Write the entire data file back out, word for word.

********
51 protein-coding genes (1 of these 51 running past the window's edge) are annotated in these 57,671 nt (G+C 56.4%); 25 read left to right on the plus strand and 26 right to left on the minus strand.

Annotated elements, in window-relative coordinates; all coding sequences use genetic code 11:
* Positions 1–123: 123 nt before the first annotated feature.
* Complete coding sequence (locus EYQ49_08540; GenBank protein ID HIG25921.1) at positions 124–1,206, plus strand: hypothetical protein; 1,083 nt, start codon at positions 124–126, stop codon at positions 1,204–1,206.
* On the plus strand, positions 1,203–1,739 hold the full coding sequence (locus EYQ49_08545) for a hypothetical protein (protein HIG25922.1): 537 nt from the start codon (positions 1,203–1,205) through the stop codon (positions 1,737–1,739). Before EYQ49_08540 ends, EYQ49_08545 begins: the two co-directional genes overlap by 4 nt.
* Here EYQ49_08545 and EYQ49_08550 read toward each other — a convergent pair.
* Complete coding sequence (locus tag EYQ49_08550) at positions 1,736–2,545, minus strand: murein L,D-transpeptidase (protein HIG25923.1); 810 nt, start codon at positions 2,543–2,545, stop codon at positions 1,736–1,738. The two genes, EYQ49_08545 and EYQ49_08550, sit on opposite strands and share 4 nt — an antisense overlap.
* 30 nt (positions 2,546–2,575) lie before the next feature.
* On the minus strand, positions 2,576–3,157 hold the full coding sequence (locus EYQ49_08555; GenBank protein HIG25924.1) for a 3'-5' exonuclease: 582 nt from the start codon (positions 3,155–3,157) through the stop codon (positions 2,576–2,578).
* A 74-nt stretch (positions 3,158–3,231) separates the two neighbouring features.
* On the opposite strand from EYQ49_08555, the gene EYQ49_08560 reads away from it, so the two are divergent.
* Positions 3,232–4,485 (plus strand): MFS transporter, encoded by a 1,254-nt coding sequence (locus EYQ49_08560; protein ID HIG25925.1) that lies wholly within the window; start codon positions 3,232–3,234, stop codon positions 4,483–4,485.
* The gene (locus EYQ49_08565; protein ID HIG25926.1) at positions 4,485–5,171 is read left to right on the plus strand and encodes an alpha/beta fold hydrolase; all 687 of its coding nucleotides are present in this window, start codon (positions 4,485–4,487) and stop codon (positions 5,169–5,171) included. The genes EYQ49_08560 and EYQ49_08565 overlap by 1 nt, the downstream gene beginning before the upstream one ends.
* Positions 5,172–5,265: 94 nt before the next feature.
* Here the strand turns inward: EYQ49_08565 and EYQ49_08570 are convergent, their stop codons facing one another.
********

51 protein-coding genes (1 of these 51 running past the window's edge) are annotated in these 57,671 nt (G+C 56.4%); 25 read left to right on the plus strand and 26 right to left on the minus strand.

Annotated elements, in window-relative coordinates; all coding sequences use genetic code 11:
* Positions 1–123: 123 nt before the first annotated feature.
* Complete coding sequence (locus EYQ49_08540; GenBank protein ID HIG25921.1) at positions 124–1,206, plus strand: hypothetical protein; 1,083 nt, start codon at positions 124–126, stop codon at positions 1,204–1,206.
* On the plus strand, positions 1,203–1,739 hold the full coding sequence (locus EYQ49_08545) for a hypothetical protein (protein HIG25922.1): 537 nt from the start codon (positions 1,203–1,205) through the stop codon (positions 1,737–1,739). Before EYQ49_08540 ends, EYQ49_08545 begins: the two co-directional genes overlap by 4 nt.
* Here EYQ49_08545 and EYQ49_08550 read toward each other — a convergent pair.
* Complete coding sequence (locus tag EYQ49_08550) at positions 1,736–2,545, minus strand: murein L,D-transpeptidase (protein HIG25923.1); 810 nt, start codon at positions 2,543–2,545, stop codon at positions 1,736–1,738. The two genes, EYQ49_08545 and EYQ49_08550, sit on opposite strands and share 4 nt — an antisense overlap.
* 30 nt (positions 2,546–2,575) lie before the next feature.
* On the minus strand, positions 2,576–3,157 hold the full coding sequence (locus EYQ49_08555; GenBank protein HIG25924.1) for a 3'-5' exonuclease: 582 nt from the start codon (positions 3,155–3,157) through the stop codon (positions 2,576–2,578).
* A 74-nt stretch (positions 3,158–3,231) separates the two neighbouring features.
* On the opposite strand from EYQ49_08555, the gene EYQ49_08560 reads away from it, so the two are divergent.
* Positions 3,232–4,485 (plus strand): MFS transporter, encoded by a 1,254-nt coding sequence (locus EYQ49_08560; protein ID HIG25925.1) that lies wholly within the window; start codon positions 3,232–3,234, stop codon positions 4,483–4,485.
* The gene (locus EYQ49_08565; protein ID HIG25926.1) at positions 4,485–5,171 is read left to right on the plus strand and encodes an alpha/beta fold hydrolase; all 687 of its coding nucleotides are present in this window, start codon (positions 4,485–4,487) and stop codon (positions 5,169–5,171) included. The genes EYQ49_08560 and EYQ49_08565 overlap by 1 nt, the downstream gene beginning before the upstream one ends.
* Positions 5,172–5,265: 94 nt before the next feature.
* Here the strand turns inward: EYQ49_08565 and EYQ49_08570 are convergent, their stop codons facing one another.